Four stitches and a Snoopy band-aid later, it was all finished. A nurse stayed to monitor Conan as he slept off the Ketamine, but the Doctor and the respiratory specialist left. We were able to breathe and take stock of what we'd just been through. What an ordeal! Thank goodness that it was just a flesh wound, it makes me shudder to think - it could have been so much worse.

I also realized that I had been really afraid, in an irrational way, that coming to the ER was a mistake. I have a strange reluctance about the ER. When I was a kid, we were kind of poor and lived over an hour from the ER, with the result being that we only went if it was really, really, REALLY serious. Otherwise, Mom treated us at home, and then we went to the regular doctor a few days later if we needed follow-up care. So the whole time we were at the hospital yesterday, I was feeling a guilty sort of anxiety, that they were going to say I was over-reacting, that I should have been able to take care of Conan myself, that we really had no business burdening the ER with this little cut. And yet, it was unquestionably the right choice to take him there. Recognizing that this fear was completely unfounded was a good lesson for me.

We made it home a little after 5 pm, with a groggy, woozy and REALLY-happy-to-be-home little boy. We plunked him down on the couch and let him watch as many cartoons as he wanted. He ate a decent dinner and went to bed a little early. This morning he seems fine, there's very little bruising and swelling around his wound. We're going to stay home, take it easy, and count our blessings.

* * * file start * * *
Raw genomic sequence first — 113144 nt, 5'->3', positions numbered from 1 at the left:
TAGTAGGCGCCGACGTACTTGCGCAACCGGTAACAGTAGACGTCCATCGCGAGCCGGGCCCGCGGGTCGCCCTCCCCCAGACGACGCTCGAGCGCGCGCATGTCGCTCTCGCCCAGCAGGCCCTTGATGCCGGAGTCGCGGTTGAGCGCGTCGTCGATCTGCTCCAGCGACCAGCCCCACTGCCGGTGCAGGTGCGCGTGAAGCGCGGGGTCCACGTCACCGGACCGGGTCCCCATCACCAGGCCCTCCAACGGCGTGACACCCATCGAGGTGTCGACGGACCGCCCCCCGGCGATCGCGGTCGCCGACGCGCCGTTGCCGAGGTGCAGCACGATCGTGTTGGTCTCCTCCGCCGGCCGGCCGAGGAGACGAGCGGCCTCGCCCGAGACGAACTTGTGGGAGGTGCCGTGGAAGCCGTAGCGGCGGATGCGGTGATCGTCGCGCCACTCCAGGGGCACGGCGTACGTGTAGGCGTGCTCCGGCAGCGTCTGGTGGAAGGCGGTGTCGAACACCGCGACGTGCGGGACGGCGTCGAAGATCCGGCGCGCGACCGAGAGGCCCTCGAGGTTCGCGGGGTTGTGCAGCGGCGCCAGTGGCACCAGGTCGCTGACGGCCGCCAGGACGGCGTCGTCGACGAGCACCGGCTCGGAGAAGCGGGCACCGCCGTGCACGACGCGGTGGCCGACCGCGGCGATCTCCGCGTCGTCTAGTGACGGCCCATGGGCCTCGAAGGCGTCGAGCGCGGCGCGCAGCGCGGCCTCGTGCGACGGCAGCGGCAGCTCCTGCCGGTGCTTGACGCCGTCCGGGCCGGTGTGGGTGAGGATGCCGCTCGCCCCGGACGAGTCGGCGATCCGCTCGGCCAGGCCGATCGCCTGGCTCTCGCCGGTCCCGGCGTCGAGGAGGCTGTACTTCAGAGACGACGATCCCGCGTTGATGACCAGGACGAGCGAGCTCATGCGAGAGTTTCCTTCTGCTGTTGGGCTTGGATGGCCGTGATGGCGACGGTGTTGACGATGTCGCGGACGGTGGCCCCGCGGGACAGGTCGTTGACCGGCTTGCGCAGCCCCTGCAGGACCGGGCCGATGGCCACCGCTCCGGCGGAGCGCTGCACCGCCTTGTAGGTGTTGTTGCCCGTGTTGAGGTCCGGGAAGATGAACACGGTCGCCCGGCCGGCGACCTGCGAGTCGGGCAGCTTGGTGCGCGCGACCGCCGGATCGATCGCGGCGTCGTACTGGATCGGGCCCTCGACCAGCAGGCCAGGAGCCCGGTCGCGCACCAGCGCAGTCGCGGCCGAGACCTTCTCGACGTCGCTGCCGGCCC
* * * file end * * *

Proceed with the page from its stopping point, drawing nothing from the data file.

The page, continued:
Saturday, January 22, 2011

RIP Iggy

Iggy asked to go outside Friday morning. He was stronger and more alert after a week on the thyroid medicine, so I let him out. He chose a nice spot under the bench under the big fir tree and quietly passed on. I found him this morning.

I'm pleased that he was strong enough to make his own choice of spot. We'll miss him, but I have no regrets or guilt - he lived a good, full life, and was loved.

Tuesday, January 18, 2011

Birdies have Feathers

I brought home some old sheets of sticker paper from the office. Conan had lots of fun coloring them and then sticking them onto his shirt. Then he chirped like a bird and flapped around the room with his new feathers. I just love watching him develop his imagination!

Thursday, January 13, 2011

Ignacio Mooma Pobst

Iggy, aka Tripod, aka His Royal Fluffy Majesty, aka Fluffbutt, was born in August 1996. His mother, Jive, was my friend Mandi's cat, and I had pick of the litter. The only other kitten was stillborn, so Iggy was mine. When he was 5 weeks old I brought him home - a little too early, as I found out when he nursed holes in several of my sweaters and blankets. But he was just the cutest little kitten so all was forgiven, and he grew and thrived and we formed a strong bond.

Just before Thanksgiving 1997 he disappeared from my apartment. I put up flyers and contacted the humane society, and a few days later I got the call that he had been found, but was badly injured. I went to the shelter and picked him up, and could immediately see that his front left leg was probably a goner. He was so glad to see me he refused to stay in his box, so I held him on my lap and drove him straight to the Cat Clinic. I said "you're going to have to take off his leg, right?" and they said oh no, don't worry, probably not, we'll clean him up and take x-rays and call you in a few hours.